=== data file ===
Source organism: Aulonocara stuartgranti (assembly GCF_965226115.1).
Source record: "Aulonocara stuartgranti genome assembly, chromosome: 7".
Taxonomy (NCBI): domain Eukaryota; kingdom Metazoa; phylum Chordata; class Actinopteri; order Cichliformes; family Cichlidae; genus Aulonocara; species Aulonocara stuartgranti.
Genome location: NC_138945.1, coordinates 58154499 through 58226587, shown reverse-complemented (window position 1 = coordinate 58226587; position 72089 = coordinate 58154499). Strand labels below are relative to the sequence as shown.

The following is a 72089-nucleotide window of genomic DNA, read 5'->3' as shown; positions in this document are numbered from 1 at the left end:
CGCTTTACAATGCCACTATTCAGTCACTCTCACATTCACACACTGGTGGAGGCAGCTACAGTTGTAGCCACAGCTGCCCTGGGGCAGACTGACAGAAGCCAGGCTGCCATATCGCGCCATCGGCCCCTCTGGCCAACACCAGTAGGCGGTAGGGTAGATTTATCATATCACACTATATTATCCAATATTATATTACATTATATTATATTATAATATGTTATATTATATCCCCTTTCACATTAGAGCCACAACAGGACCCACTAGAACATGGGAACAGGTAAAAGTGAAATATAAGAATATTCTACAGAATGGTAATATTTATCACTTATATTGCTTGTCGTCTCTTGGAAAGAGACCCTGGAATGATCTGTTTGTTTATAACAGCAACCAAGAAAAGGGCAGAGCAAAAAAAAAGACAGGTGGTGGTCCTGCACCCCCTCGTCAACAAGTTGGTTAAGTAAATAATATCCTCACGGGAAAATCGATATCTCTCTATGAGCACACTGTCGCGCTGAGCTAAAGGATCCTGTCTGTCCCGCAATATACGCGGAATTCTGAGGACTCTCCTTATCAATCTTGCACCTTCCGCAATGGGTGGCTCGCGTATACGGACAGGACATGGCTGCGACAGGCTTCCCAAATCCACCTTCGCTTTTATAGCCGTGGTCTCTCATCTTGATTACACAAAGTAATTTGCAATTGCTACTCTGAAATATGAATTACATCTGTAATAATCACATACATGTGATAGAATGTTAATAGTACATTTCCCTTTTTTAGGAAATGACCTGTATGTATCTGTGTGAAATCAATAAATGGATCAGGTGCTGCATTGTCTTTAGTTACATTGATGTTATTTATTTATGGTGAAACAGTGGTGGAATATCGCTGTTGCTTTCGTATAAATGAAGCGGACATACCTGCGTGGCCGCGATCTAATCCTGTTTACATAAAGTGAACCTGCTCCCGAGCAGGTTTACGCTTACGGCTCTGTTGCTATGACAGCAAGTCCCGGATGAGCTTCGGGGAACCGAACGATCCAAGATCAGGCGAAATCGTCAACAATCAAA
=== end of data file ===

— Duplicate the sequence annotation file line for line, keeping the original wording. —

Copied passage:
Source organism: Aulonocara stuartgranti (assembly GCF_965226115.1).
Source record: "Aulonocara stuartgranti genome assembly, chromosome: 7".
Taxonomy (NCBI): domain Eukaryota; kingdom Metazoa; phylum Chordata; class Actinopteri; order Cichliformes; family Cichlidae; genus Aulonocara; species Aulonocara stuartgranti.
Genome location: NC_138945.1, coordinates 58154499 through 58226587, shown reverse-complemented (window position 1 = coordinate 58226587; position 72089 = coordinate 58154499). Strand labels below are relative to the sequence as shown.

The following is a 72089-nucleotide window of genomic DNA, read 5'->3' as shown; positions in this document are numbered from 1 at the left end:
CGCTTTACAATGCCACTATTCAGTCACTCTCACATTCACACACTGGTGGAGGCAGCTACAGTTGTAGCCACAGCTGCCCTGGGGCAGACTGACAGAAGCCAGGCTGCCATATCGCGCCATCGGCCCCTCTGGCCAACACCAGTAGGCGGTAGGGTAGATTTATCATATCACACTATATTATCCAATATTATATTACATTATATTATATTATAATATGTTATATTATATCCCCTTTCACATTAGAGCCACAACAGGACCCACTAGAACATGGGAACAGGTAAAAGTGAAATATAAGAATATTCTACAGAATGGTAATATTTATCACTTATATTGCTTGTCGTCTCTTGGAAAGAGACCCTGGAATGATCTGTTTGTTTATAACAGCAACCAAGAAAAGGGCAGAGCAAAAAAAAAGACAGGTGGTGGTCCTGCACCCCCTCGTCAACAAGTTGGTTAAGTAAATAATATCCTCACGGGAAAATCGATATCTCTCTATGAGCACACTGTCGCGCTGAGCTAAAGGATCCTGTCTGTCCCGCAATATACGCGGAATTCTGAGGACTCTCCTTATCAATCTTGCACCTTCCGCAATGGGTGGCTCGCGTATACGGACAGGACATGGCTGCGACAGGCTTCCCAAATCCACCTTCGCTTTTATAGCCGTGGTCTCTCATCTTGATTACACAAAGTAATTTGCAATTGCTACTCTGAAATATGAATTACATCTGTAATAATCACATACATGTGATAGAATGTTAATAGTACATTTCCCTTTTTTAGGAAATGACCTGTATGTATCTGTGTGAAATCAATAAATGGATCAGGTGCTGCATTGTCTTTAGTTACATTGATGTTATTTATTTATGGTGAAACAGTGGTGGAATATCGCTGTTGCTTTCGTATAAATGAAGCGGACATACCTGCGTGGCCGCGATCTAATCCTGTTTACATAAAGTGAACCTGCTCCCGAGCAGGTTTACGCTTACGGCTCTGTTGCTATGACAGCAAGTCCCGGATGAGCTTCGGGGAACCGAACGATCCAAGATCAGGCGAAATCGTCAACAATCAAA